Japanese love sweets. Sweets are the usual choice as souvenirs for coworkers and rewards for kid’s good behavior. Baskin Robbins, Godiva, and other shops are popular places to get tasty treats like ice cream and snacks. Trendy neighborhoods like Shibuya and Harajuku are lined with crepe shops and cafes catering to sweet lovers from all over the world. Of all the edible delights in Japan it seems that one sweet reigns supreme among them all: chocolate.
The exact year chocolate first came to Japan is unknown. It is thought that cocoa drinks, used for medical purposes, came to Japan in the 1700s, with other edibles like biscuits and coffee. The first recorded instance was in the late 1790s when a Nagasaki prostitute’s detainment papers listed “6 pieces of chocolate” that she received from a Dutch man. After that, there is little mention of chocolate until the 1870s, when Japanese noblemen toured Europe. While in France the noblemen observed chocolate production and felt that the small sweets, the mix of bitterness and sweetness, would appeal to those back home. Well, they were right! According to the Chocolate and Cocoa Association of Japan, Japan consumes over 230,000 tons of chocolate each year. Taking population into account, that is roughly 2kg of chocolate per person per year.
If you are looking for a chocolate bar or something small to nibble on than you can easily find chocolate at any convenience store. Be sure you know what percentage of chocolate you like because major brand Meiji sells their chocolates bars by percentage of cocoa. Meiji’s competitor, Lotte, also complicates the selection choices with a variety of dark, bitter, white, and milk chocolates. But if you are looking for more, like a chocolate experience, there are a few places around Tokyo that will satisfy your cocoa cravings.
The first stop is just a short walk from Tokyo Station to Ginza. If you have two or three hours to spare before your bullet train then Blondel is a great place for a cup of hot or iced cocoa. Blondel is a small two story building, with the first floor being the shop with assorted chocolates and the second floor being the cafe. The cafe itself is small, only consisting of seven tables and a little walking room for the waitresses to dish out the desserts. As far as the menu Blondel really shines with their chocolate drinks: they use fine quality chocolates and the taste is really distinct, almost like a malt. They also have several cakes and a cake of the month. You can also have a tea or coffee with your dessert.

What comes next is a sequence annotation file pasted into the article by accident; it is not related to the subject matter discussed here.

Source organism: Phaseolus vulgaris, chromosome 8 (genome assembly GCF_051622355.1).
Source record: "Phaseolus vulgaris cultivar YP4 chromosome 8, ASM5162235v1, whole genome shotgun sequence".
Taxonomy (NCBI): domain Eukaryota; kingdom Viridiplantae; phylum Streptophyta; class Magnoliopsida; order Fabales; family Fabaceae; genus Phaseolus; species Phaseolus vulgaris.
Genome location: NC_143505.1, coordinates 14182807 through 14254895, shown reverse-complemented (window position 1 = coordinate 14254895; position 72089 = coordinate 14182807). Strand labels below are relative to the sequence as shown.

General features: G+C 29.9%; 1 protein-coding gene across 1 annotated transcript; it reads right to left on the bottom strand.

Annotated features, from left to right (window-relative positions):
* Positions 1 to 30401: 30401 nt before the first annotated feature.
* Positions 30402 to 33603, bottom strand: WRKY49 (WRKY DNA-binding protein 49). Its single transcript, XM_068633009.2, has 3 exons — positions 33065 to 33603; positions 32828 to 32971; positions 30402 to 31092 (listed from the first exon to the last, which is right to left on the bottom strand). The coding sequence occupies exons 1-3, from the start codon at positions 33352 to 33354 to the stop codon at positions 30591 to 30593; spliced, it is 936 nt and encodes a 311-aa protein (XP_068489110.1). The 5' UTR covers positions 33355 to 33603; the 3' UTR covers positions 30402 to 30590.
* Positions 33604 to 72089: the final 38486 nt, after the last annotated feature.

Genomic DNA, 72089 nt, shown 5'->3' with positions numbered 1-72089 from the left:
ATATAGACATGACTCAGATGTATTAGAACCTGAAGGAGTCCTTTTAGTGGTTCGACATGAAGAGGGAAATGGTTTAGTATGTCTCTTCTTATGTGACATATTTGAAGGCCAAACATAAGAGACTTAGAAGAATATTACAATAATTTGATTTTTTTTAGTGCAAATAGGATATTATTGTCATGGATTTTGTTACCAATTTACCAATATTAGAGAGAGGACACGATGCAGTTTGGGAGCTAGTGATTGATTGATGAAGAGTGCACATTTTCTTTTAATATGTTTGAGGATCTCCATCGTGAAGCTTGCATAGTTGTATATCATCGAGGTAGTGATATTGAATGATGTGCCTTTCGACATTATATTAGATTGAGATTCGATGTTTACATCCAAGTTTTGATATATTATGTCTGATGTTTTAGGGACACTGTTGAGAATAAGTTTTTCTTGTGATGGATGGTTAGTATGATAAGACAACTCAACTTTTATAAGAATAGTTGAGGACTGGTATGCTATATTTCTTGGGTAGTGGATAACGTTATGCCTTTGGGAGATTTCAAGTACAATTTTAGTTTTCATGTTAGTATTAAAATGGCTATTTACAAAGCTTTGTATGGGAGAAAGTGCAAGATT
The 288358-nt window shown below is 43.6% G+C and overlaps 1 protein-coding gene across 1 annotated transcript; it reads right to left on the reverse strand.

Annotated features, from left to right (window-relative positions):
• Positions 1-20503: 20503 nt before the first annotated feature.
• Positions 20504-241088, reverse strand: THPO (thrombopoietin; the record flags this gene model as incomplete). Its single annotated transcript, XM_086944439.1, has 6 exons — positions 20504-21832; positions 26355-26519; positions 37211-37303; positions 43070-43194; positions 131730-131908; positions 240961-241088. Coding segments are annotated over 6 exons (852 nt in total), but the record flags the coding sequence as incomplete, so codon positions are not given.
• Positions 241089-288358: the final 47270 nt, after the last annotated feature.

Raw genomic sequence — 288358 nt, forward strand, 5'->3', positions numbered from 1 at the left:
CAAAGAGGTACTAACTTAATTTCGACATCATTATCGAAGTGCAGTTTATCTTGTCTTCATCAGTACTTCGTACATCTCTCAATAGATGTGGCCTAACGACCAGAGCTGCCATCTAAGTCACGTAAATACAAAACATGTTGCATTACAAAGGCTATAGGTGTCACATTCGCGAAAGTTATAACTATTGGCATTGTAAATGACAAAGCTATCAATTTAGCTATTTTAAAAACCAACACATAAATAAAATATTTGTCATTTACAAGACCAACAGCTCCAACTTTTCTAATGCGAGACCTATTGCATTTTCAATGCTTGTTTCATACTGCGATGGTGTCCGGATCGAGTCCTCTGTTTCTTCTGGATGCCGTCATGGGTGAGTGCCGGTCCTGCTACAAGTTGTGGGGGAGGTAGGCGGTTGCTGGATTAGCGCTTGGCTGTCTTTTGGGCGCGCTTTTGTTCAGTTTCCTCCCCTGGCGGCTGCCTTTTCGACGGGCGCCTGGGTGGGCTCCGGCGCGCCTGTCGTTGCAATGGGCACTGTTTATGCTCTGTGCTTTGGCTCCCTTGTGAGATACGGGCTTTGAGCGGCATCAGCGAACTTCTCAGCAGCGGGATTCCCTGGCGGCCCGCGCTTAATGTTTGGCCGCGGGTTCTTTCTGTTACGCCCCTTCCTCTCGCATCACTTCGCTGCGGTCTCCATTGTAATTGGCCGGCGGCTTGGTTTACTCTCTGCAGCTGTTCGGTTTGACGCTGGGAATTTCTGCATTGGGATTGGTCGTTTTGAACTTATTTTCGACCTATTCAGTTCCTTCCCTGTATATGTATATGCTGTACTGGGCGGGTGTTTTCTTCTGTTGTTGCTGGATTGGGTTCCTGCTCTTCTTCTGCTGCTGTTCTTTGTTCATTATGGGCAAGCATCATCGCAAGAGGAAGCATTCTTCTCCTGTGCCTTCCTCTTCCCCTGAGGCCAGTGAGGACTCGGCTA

When you are finished with your drinks stop back down at the first floor and pick out some sheets of unique chocolates. Blondel is one of the only shops that sells their chocolates in large sheets sold by approximate weight. They have everything from cafe au lait chocolates to chocolate dipped oranges. A great place to pick up a gift for any chocolate lover!
Max Brenner’s Chocolate Bar
The next stop is truly a sight to behold. Max Brenner’s Chocolate Bar is a colorful and playful restaurant, reminiscent of Willy Wonka & the Chocolate Factory but also drawing elements from pop culture. Brenner does Willy Wonka proud on the various selections of treats and drinks. Max Brenner’s menu not only includes many staples of normal restaurants like spaghetti, salads, and burgers, but also the chocolate eats like fondue fruit sets and marshmallow pizzas. On the drink menu there are a myriad of hot chocolates, cocktails, and milkshakes, that are all served in unique cups. The hot chocolates are interesting because they come in small pointed cups. To drink them it is best to cup your hands around the cup like you were drinking straight from your hands.
With four full size restaurants, one in Tokyo Skytree Town and one in Ikspiari shopping center near Tokyo Disney Sea, plus Osaka and Nagoya, Max Brenner’s Chocolate Bar is an ideal place to stop and appease your sweet tooth as you are catching in the sights.
Dandelion Factory & Café
If Blondel has the chocolate variety, and Brenner has the generally a larger food selection, Dandelion has the uniqueness. Nestled in the back alleys of Tokyo and Kamakura, Dandelion is sure to amaze chocolate lovers not only with the standard menu choices like brownies and cookies, but also the unique pairing of chocolate and spices. Ever had a spicy hot chocolate? How about drinking melted chocolate? Or a lava cake that is actually a marshmallow? Dandelion will not disappoint chocolate lovers. For those who don’t eat chocolate Dandelion offers coffee, beer, wine, and smoothies along other seasonal snacks.
Dandelion is a very popular place among locals, so expect a line. Many come to get a drink and watch employees churn cocoa beans into chocolate, because these shops are not only cafes, but factories. Dandelion even offers a chocolatiering workshop to learn the process of turning bean into bar.
While chocolate has not been in Japan very long it manages to be one of the most popular treats here. Chocolate sales don’t just depend on Valentine’s Day and White Day, but are bought year-round. These cafes and restaurants are not only for extravagant celebrations but also good for sitting back and enjoying a cup of hot chocolate in the winter or a milkshake in the summer. If you are a chocolate lover then these places are a must in Japan, your sweet tooth will thank you.
Software Engineer and Blogger at TalentHub
Usually coding, writing, or exploring Japan.
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